They've certainly put the NHS  contributions up to something more realistic (14% I think?) but still, a GP gets a pension that is literally now unachievable in the private sector because of the lifetime allowance rules. Unintended consequence of those pension rules, of course, is that many GPs are strongly incentivised to go part-time or retire early because they will be paying punitive tax rates once they hit the pension lifetime allowance.

Whole thing is a tricky area, any changes which are made have to be done slowly, over the course of decades to give people time to prepare. The UK government has done a far better job of managing this stuff than most others (Equitable life situation excepted) but it's still going to be difficult.

Anyway, point was not to sidetrack from Carillion, just to explain why they would have a big pension fund deficit, inherited from business they acquired.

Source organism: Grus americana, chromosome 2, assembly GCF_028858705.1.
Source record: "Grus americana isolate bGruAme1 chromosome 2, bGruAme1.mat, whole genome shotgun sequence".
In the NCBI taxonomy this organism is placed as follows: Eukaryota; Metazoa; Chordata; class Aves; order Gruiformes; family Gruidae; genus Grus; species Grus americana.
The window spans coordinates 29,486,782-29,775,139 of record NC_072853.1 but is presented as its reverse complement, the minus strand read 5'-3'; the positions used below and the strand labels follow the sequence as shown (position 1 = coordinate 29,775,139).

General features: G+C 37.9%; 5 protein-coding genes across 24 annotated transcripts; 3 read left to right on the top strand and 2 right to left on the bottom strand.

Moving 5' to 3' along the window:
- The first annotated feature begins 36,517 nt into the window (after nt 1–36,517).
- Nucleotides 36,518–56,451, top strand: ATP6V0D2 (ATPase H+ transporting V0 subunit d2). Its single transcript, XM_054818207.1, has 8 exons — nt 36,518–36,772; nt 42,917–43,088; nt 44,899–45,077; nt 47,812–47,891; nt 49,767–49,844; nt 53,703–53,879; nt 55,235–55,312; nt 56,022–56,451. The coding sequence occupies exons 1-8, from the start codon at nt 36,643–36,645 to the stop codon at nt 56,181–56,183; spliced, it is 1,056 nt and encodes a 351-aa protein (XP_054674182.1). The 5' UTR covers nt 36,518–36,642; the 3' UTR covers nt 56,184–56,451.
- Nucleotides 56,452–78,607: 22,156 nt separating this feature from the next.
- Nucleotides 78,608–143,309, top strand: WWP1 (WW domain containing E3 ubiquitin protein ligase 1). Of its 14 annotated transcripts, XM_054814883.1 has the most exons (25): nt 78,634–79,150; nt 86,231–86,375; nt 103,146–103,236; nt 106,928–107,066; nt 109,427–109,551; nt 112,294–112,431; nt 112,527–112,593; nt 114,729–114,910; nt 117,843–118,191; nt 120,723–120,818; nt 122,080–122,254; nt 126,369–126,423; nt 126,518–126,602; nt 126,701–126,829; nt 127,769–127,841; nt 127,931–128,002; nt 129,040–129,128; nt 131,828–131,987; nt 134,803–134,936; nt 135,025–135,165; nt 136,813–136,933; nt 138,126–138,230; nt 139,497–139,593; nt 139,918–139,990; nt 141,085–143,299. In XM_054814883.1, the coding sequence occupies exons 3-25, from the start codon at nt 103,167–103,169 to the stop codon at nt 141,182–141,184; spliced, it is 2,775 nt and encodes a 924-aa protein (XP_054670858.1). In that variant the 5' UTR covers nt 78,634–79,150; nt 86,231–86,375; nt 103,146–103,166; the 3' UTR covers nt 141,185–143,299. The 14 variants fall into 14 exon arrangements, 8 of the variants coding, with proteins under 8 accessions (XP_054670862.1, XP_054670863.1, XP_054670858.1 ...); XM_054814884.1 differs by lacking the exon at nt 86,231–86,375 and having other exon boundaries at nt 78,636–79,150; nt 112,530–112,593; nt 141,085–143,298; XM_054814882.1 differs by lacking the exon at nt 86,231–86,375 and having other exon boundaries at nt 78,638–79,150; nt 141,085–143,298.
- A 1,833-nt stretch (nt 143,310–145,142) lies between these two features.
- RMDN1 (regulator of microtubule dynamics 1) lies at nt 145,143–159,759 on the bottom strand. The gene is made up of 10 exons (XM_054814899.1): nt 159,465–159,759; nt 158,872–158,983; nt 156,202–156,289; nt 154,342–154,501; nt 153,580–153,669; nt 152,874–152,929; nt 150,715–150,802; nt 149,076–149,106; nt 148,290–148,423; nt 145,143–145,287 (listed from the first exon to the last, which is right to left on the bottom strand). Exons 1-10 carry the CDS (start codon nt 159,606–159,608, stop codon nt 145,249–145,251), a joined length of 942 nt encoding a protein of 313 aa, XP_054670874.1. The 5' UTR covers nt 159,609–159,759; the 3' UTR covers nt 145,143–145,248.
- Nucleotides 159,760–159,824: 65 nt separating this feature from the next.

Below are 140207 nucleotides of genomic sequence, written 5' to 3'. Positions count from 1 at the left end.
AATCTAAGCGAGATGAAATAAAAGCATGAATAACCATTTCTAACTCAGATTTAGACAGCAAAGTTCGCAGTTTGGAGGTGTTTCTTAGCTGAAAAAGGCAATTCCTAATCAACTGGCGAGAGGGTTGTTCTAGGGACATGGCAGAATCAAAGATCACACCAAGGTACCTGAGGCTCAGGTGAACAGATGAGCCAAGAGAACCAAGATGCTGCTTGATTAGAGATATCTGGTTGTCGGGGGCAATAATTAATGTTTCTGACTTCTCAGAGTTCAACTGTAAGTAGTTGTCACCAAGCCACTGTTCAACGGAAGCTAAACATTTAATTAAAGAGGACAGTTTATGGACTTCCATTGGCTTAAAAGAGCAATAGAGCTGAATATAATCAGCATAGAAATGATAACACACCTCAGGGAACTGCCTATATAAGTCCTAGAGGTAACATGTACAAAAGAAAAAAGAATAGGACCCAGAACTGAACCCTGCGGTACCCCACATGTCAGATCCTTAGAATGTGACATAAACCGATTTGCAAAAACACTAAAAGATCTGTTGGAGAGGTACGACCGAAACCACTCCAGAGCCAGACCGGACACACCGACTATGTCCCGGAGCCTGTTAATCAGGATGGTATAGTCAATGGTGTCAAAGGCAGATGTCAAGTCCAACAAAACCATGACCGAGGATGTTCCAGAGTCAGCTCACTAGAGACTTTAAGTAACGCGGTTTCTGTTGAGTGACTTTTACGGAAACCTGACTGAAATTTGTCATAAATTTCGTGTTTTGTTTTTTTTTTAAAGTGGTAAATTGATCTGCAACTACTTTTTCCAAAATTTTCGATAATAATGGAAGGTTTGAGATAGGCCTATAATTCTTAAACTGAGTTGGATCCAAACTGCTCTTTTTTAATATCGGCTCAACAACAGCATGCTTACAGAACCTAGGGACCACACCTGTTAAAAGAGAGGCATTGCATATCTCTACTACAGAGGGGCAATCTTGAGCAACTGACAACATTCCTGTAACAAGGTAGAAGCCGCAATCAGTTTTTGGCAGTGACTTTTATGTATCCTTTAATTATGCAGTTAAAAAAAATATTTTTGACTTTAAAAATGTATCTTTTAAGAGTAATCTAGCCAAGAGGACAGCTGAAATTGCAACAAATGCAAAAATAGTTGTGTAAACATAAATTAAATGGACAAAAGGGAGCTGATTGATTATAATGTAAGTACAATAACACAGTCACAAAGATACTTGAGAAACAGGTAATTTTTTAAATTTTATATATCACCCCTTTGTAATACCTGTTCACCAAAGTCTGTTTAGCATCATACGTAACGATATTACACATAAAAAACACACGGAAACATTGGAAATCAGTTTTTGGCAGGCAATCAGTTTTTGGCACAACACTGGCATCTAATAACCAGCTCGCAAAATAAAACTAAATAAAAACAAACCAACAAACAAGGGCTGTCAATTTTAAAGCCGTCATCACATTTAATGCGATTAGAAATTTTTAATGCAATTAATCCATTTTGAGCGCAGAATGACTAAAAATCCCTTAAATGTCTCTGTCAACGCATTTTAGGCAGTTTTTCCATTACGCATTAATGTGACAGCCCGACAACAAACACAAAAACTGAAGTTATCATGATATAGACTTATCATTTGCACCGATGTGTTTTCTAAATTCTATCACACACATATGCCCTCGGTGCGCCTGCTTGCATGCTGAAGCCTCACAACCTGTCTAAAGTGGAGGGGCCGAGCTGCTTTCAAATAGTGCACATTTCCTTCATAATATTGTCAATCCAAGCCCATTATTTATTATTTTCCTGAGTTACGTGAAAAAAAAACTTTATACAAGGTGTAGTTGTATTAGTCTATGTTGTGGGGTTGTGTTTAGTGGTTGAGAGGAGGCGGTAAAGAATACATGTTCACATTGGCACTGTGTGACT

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1 minute ago, Trojan said:

Tarmac (Carillion's core founder) were notorious for "screwing the subbies."  It was the QS's job to do this.

Subcontractors always going to get the thin end of it when someone goes bust. Certainly won't be getting any money they're owed and getting hold of your equipment seems pretty prudent.

Works both ways of course. Our new HQ is being built by a competitor of Carillion; they're going to be 2 years late (and have a big penalty payment), we're currently renting 10 temporary offices to hold staff hired since the start of the contract. So both parties out of pocket for millions. The sub-contractor responsible for the problems simply went bust (and re-started as a new company with same staff & directors.)